Oil prices were held steady at multi-week lows, after industry group EIA data showed a fall in gasoline demand and lag in fuel demand recovery from Covid-19 pandemic.
Brent crude oil futures rose by $0.02 or 0.05% to $44.45 a barrel while US West Texas Intermediate (WTI) crude futures increased by $0.09 or 0.22% to reach $41.60 a barrel, Reuters reported.
Data released by EIA highlighted a fall in US gasoline demand to 8.78Mbpd in the week ending 28 August from 9.16Mbpd a week earlier.
Meanwhile, data showing that US private employers are recruiting fewer workers than expected for a second consecutive month in August hinted that economic recovery in the country was lagging.
ANZ Research was quoted by the news agency as saying: “WTI crude has come under pressure after US refiners earmarked a long list of maintenance closures over the coming months that will no doubt impact demand for crude oil.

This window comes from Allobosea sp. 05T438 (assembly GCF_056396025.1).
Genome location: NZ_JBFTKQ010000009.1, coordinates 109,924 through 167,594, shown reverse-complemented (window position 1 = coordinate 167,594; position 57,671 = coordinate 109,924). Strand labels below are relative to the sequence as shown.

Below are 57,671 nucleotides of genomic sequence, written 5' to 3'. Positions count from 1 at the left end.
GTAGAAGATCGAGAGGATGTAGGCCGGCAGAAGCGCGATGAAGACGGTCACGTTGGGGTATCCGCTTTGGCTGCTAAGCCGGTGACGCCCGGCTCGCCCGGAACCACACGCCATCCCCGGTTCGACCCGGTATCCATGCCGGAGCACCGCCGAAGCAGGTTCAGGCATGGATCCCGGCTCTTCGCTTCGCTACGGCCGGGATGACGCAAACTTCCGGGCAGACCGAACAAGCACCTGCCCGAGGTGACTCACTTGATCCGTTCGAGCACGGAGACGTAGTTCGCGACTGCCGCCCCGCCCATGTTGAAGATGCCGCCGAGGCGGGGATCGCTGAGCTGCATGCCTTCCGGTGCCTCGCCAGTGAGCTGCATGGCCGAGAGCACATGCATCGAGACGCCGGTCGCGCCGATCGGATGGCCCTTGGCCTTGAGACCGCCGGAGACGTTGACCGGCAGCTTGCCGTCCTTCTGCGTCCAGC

“This is compounded by weak refining margins, which are their lowest in nearly a decade for this time of the year.”
Due to shutdown of operations ahead of Hurricane Laura, utilisation rates of US refinery fell by 5.3% to 76.7% of total capacity.
AxiCorp market strategist Stephen Innes said: “These factors suggest a seasonal drop off in refinery runs and higher oil inventory levels as we advance through September.”
However, oil markets gained some support after Iraq denied media reports about an exemption plan from OPEC+ production cuts during the first quarter of 2021.
The Organization of the Petroleum Exporting Countries (OPEC), and its allies, together known as OPEC+, is currently cutting output by 7.7Mbpd until December this year to support oil prices.